Climate change is the most determinant change factor of our time and cities must play a central part in addressing it.
Climate change is the most determinant change factor of our time and cities must play a central part in addressing it. Cities are compelled to do so because the effects of climate change, which include rising sea levels, an increased frequency and severity of storms, precipitations, floods, droughts, hurricanes, heat waves and other extreme weather events would be for the most part felt by people living in urban areas; and because they produce ¾ of green house gas (GHG) emissions globally.
Building resilience in urban planning
Building resilience depends on the capacity to anticipate and plan for the future. The continued implementation of a plan that anticipates the effects of future shocks can help a city withstand them and rebuild itself when necessary.
Resilience is not an add-on but an integral part of a city’s plan
Hence, resilience is greatly influenced by the quality of local management, its capacity to anticipate and enforce, the availability of information and the quality of the infrastructure and services that the city provides.
Resilience is not an add-on but an integral part of a city’s plan. It can only be achieved if all components of the complex urban system are taken into consideration. Therefore, instead of seeing vulnerability as an additional concern to be address with stand-alone efforts, cities will benefit from better integrating resilience into urban planning.
A resilient city is competitive and can sustain its advantage over time. By proactively increasing resilience, cities will be better positioned to absorb and respond to shocks. The primary purpose of urban investment is to enhance the functioning and performance of the relevant urban area. New investment for resilience will be more attractive for investors as it mitigates risk and enhances reliability of system performance. Resilience investments should aim to create a development premium for an urban area.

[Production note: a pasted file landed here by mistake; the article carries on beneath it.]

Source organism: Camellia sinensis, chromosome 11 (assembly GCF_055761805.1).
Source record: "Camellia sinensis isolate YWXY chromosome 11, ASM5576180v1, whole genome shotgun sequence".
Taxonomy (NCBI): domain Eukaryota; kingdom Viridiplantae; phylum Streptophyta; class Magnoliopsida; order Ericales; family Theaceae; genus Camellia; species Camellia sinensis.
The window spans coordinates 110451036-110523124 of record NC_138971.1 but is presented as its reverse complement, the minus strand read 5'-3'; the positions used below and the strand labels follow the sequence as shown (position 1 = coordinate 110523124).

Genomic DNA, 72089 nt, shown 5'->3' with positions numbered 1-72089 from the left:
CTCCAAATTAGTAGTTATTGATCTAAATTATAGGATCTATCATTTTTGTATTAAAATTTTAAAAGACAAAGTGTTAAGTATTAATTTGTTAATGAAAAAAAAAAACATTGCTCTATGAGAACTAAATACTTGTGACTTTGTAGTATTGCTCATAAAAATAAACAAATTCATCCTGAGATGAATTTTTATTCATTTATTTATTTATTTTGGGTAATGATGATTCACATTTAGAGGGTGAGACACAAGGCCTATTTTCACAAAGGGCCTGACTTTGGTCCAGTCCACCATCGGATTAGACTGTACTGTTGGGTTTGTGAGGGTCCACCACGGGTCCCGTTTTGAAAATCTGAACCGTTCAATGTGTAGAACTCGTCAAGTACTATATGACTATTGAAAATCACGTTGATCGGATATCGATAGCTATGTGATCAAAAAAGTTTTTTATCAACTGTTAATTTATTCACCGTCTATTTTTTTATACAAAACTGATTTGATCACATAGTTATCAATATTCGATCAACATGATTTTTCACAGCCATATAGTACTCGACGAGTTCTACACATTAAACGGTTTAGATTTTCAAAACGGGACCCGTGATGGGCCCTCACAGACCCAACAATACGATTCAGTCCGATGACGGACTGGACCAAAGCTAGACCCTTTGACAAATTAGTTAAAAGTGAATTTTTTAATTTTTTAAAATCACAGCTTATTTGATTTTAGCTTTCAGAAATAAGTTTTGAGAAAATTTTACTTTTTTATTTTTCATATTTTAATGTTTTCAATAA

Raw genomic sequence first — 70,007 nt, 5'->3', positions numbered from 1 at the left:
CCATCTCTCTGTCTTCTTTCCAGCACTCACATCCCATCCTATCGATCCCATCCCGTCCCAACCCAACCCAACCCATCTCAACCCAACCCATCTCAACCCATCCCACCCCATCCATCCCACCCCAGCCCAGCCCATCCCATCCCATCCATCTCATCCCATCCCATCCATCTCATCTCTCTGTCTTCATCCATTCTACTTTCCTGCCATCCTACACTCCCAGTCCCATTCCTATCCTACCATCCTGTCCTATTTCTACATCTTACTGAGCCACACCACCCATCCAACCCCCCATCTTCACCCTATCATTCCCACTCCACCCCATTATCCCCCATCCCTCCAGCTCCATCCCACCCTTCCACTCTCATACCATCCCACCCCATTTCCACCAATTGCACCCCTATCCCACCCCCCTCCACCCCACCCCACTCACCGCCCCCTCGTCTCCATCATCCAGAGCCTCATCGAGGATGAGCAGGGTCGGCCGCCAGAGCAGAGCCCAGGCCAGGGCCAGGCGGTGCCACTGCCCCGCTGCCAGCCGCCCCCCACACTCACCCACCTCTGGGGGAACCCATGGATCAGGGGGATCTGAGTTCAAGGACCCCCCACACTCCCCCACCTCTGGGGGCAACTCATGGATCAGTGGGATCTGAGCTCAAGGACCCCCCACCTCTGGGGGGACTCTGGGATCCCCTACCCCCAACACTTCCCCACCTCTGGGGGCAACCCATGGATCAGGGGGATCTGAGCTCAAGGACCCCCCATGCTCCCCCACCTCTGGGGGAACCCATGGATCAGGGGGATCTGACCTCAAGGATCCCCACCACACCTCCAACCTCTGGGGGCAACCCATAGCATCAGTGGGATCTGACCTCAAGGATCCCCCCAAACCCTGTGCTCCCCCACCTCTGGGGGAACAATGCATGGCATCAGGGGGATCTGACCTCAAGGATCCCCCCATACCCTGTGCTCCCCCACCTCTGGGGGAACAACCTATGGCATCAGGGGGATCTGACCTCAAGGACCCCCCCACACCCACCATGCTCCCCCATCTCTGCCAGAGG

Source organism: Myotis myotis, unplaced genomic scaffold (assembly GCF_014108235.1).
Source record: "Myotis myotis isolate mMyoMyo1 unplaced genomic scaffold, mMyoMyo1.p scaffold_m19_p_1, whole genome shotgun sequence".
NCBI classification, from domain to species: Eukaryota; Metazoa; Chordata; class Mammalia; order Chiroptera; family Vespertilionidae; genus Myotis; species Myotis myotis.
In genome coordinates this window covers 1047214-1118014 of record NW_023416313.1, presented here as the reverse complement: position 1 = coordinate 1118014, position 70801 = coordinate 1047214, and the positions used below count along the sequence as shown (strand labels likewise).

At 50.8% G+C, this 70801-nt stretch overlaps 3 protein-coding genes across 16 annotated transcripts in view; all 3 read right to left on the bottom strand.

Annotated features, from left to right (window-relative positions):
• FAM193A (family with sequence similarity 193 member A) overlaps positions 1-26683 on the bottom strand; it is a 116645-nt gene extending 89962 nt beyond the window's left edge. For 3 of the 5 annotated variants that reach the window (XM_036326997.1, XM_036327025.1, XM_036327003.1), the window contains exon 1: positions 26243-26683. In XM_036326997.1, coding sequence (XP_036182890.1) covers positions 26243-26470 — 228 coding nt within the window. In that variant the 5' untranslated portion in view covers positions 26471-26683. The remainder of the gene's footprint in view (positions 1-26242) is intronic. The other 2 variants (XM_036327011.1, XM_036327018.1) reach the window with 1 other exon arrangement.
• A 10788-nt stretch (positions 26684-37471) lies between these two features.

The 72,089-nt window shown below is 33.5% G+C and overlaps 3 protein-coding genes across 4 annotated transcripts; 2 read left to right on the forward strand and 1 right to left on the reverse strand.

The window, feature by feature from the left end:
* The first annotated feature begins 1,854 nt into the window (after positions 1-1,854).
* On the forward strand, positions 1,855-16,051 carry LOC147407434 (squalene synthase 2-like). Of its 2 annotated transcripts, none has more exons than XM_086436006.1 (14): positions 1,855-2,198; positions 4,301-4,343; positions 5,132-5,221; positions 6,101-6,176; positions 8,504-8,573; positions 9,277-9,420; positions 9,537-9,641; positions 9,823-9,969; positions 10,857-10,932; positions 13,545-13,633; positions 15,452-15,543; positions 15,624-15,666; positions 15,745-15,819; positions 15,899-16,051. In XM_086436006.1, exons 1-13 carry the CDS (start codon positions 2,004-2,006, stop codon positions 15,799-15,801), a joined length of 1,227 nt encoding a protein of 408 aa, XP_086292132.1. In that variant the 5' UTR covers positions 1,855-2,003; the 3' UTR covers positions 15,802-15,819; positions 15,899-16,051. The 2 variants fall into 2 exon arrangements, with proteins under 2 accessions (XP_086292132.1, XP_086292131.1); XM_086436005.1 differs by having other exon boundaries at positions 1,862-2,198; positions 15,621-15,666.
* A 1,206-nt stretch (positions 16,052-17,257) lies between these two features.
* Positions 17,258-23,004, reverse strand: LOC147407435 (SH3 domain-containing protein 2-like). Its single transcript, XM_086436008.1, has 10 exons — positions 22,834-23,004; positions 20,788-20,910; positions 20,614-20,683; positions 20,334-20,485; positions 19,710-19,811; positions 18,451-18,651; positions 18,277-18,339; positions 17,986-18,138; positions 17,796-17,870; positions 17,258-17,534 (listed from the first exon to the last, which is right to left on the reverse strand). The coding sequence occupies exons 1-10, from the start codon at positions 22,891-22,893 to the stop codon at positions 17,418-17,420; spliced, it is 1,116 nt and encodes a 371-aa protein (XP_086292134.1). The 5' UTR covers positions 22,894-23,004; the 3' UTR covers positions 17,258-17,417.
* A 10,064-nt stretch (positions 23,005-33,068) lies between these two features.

the cost of Hurricane Katrina … was estimated at USD 100 billion.
Inaction is expensive. Cities that have not been able to prepare themselves for the effects of extreme weather events have suffered severe disruption which will take decades to overcome. In the absence of action, the expected costs are high. The cost of Hurricane Katrina on New Orleans and other affected areas was estimated at USD 100 billion. In Manila, Bangkok, and Ho Chi Minh City, costs of damage from climate change-related flooding are likely to be substantial, ranging from 2 to 6% of regional GDP.
Adapt to reduce vulnerability
In addition to loss of life, extreme weather events cause major damage to property and infrastructure, resulting in massive economic and productivity losses. The estimates of sea level rise for this century vary between 18 cm and 2 metres, with cities such as Kolkata, Mumbai, Dhaka, Guangzhou and Ho Chi Minh City among the most affected. Much of Singapore’s city centre is built on reclaimed land and would be affected by sea level rise putting the financial district and other multi-million infrastructural investments at risk.
Vulnerable areas should be demarcated according to risk levels
Planning standards mainstream risk reduction into urban development. Vulnerable areas should be demarcated according to risk levels, for instance areas exposed to annual flooding, areas exposed to flooding once every 10 years and so on. Land use and building standards should be adjusted to each of those areas.
For instance, areas exposed to regular flooding should be left vacant or reserved for parks and sport facilities; trees and vegetation should be protected to sponge up water excess and prevent occupation. Building requirements in areas exposed to periodic flooding can include banning residential uses on ground floors and construction over pillars. Capacity building of planning staff and ongoing training for local builders and contractors, including informal ones, should be promoted. In Durban, the Municipal Adaptation Plan (MAP) incorporates climate change adaptation across departments in municipal day to day operations, planning and decision making.
Planning should guide development to non-vulnerable areas. Urban settlements often develop in hazardous areas due to a lack of land in safer locations. Unaffordable land leaves no alternative to the poor but to settle next to jobs and transportation nodes irrespective of how hazardous the site may be. Planning can guide growth away from high risk sites such as flood plains, areas affected by sea level rise and drought areas and encourage it there where it is safe. The layout of trunk infrastructure and rights-of-way, and public transportation networks are major tools for achieving this.